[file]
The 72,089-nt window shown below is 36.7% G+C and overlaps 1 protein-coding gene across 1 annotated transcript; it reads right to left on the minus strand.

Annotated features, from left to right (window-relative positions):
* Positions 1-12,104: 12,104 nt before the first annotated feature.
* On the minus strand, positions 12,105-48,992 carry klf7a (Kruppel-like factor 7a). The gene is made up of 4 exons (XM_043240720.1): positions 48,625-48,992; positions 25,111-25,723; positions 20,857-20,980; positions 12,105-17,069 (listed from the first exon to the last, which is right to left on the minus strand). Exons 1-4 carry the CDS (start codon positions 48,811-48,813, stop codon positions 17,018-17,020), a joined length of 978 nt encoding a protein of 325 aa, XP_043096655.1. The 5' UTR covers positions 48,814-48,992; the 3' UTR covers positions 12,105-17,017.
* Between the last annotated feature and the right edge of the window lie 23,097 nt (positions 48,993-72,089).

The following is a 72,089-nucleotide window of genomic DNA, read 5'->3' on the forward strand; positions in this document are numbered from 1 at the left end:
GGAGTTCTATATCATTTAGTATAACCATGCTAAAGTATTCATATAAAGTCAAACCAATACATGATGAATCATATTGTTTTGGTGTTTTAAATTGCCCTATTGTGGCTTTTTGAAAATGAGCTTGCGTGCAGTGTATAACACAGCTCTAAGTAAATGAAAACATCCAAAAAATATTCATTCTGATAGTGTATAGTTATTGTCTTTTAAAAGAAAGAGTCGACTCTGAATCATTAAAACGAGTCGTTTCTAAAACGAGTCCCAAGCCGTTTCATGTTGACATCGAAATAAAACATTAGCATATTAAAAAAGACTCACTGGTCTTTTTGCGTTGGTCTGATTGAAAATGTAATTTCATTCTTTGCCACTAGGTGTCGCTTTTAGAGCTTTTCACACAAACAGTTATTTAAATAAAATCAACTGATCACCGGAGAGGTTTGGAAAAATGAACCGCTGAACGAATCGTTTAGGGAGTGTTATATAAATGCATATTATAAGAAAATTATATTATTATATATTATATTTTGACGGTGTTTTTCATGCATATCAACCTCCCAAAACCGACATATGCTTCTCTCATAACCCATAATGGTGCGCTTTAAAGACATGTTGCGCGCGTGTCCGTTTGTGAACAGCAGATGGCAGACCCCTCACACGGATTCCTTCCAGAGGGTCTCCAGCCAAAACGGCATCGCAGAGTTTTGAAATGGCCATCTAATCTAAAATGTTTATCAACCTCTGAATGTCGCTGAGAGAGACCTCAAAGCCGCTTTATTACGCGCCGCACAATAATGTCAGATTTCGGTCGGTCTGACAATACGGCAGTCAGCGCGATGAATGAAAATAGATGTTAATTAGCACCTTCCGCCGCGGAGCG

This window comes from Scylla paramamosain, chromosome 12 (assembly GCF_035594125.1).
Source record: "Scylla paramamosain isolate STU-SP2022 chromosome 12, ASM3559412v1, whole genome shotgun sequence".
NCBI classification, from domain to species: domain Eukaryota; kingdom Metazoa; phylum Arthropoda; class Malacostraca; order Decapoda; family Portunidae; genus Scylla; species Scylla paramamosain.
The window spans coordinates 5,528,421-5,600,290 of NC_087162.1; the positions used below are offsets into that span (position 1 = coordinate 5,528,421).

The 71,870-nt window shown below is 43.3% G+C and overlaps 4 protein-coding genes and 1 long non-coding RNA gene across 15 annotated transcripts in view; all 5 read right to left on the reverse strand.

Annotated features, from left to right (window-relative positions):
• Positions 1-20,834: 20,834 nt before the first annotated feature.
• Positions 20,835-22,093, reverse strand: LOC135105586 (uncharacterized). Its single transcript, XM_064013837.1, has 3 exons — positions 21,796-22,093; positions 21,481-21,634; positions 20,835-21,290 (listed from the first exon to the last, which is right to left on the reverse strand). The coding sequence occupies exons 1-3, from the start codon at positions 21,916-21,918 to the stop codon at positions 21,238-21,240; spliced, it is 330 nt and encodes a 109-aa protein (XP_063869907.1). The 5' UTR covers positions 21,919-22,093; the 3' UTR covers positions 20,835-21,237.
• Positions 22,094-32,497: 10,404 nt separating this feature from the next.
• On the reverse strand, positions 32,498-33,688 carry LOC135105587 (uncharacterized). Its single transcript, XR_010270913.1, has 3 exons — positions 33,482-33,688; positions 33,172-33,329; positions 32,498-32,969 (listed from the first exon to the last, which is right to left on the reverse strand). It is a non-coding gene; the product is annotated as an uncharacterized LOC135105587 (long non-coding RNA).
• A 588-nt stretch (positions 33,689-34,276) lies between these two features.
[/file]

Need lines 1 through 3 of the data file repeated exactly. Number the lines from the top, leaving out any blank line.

The 72,089-nt window shown below is 36.7% G+C and overlaps 1 protein-coding gene across 1 annotated transcript; it reads right to left on the minus strand.

Annotated features, from left to right (window-relative positions):
* Positions 1-12,104: 12,104 nt before the first annotated feature.